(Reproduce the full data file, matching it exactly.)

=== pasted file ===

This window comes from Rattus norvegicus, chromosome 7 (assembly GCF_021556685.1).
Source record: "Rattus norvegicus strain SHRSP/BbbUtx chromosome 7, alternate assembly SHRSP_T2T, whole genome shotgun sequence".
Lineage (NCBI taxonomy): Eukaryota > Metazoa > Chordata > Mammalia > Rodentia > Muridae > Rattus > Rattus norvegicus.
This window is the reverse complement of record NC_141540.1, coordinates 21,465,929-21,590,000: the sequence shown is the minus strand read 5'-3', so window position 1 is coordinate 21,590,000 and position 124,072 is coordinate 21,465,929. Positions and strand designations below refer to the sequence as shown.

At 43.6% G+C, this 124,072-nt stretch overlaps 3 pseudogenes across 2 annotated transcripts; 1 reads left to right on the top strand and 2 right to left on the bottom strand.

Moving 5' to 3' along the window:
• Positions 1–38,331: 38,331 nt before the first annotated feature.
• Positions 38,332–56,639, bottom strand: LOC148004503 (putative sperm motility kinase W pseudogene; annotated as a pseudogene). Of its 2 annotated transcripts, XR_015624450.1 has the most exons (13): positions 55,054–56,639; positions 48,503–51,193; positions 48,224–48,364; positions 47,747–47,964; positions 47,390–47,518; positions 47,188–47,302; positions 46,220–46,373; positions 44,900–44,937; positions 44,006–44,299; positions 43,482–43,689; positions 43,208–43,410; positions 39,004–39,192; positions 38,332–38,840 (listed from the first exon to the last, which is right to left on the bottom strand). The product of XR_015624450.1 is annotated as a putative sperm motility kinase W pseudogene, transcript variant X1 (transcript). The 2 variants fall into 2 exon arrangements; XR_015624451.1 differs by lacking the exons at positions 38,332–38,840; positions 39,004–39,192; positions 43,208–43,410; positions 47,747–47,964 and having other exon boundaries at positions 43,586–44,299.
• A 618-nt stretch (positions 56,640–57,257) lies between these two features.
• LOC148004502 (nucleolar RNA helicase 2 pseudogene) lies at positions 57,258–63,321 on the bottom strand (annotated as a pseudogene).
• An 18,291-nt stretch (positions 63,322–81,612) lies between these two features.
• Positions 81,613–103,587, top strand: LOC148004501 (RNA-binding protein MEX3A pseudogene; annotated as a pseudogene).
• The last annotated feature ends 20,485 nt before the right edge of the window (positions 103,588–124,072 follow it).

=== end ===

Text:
This window comes from Rattus norvegicus, chromosome 7 (assembly GCF_021556685.1).
Source record: "Rattus norvegicus strain SHRSP/BbbUtx chromosome 7, alternate assembly SHRSP_T2T, whole genome shotgun sequence".
Lineage (NCBI taxonomy): Eukaryota > Metazoa > Chordata > Mammalia > Rodentia > Muridae > Rattus > Rattus norvegicus.
This window is the reverse complement of record NC_141540.1, coordinates 21,465,929-21,590,000: the sequence shown is the minus strand read 5'-3', so window position 1 is coordinate 21,590,000 and position 124,072 is coordinate 21,465,929. Positions and strand designations below refer to the sequence as shown.

At 43.6% G+C, this 124,072-nt stretch overlaps 3 pseudogenes across 2 annotated transcripts; 1 reads left to right on the top strand and 2 right to left on the bottom strand.

Moving 5' to 3' along the window:
• Positions 1–38,331: 38,331 nt before the first annotated feature.
• Positions 38,332–56,639, bottom strand: LOC148004503 (putative sperm motility kinase W pseudogene; annotated as a pseudogene). Of its 2 annotated transcripts, XR_015624450.1 has the most exons (13): positions 55,054–56,639; positions 48,503–51,193; positions 48,224–48,364; positions 47,747–47,964; positions 47,390–47,518; positions 47,188–47,302; positions 46,220–46,373; positions 44,900–44,937; positions 44,006–44,299; positions 43,482–43,689; positions 43,208–43,410; positions 39,004–39,192; positions 38,332–38,840 (listed from the first exon to the last, which is right to left on the bottom strand). The product of XR_015624450.1 is annotated as a putative sperm motility kinase W pseudogene, transcript variant X1 (transcript). The 2 variants fall into 2 exon arrangements; XR_015624451.1 differs by lacking the exons at positions 38,332–38,840; positions 39,004–39,192; positions 43,208–43,410; positions 47,747–47,964 and having other exon boundaries at positions 43,586–44,299.
• A 618-nt stretch (positions 56,640–57,257) lies between these two features.
• LOC148004502 (nucleolar RNA helicase 2 pseudogene) lies at positions 57,258–63,321 on the bottom strand (annotated as a pseudogene).
• An 18,291-nt stretch (positions 63,322–81,612) lies between these two features.
• Positions 81,613–103,587, top strand: LOC148004501 (RNA-binding protein MEX3A pseudogene; annotated as a pseudogene).
• The last annotated feature ends 20,485 nt before the right edge of the window (positions 103,588–124,072 follow it).